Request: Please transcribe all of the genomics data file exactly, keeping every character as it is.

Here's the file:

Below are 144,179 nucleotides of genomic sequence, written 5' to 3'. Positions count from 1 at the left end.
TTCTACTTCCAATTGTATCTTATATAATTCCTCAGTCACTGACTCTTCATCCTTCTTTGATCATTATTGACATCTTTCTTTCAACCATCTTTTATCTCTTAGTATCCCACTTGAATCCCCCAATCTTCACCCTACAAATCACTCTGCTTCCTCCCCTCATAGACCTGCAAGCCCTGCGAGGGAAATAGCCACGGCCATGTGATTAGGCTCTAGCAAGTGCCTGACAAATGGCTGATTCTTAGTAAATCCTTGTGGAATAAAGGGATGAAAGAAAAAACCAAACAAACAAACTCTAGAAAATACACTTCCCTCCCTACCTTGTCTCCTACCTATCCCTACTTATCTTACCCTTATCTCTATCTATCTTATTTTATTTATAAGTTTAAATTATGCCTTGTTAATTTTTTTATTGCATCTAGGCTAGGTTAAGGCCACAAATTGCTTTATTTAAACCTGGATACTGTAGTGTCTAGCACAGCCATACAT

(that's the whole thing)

Below are 144,179 nucleotides of genomic sequence, written 5' to 3'. Positions count from 1 at the left end.
TTCTACTTCCAATTGTATCTTATATAATTCCTCAGTCACTGACTCTTCATCCTTCTTTGATCATTATTGACATCTTTCTTTCAACCATCTTTTATCTCTTAGTATCCCACTTGAATCCCCCAATCTTCACCCTACAAATCACTCTGCTTCCTCCCCTCATAGACCTGCAAGCCCTGCGAGGGAAATAGCCACGGCCATGTGATTAGGCTCTAGCAAGTGCCTGACAAATGGCTGATTCTTAGTAAATCCTTGTGGAATAAAGGGATGAAAGAAAAAACCAAACAAACAAACTCTAGAAAATACACTTCCCTCCCTACCTTGTCTCCTACCTATCCCTACTTATCTTACCCTTATCTCTATCTATCTTATTTTATTTATAAGTTTAAATTATGCCTTGTTAATTTTTTTATTGCATCTAGGCTAGGTTAAGGCCACAAATTGCTTTATTTAAACCTGGATACTGTAGTGTCTAGCACAGCCATACAT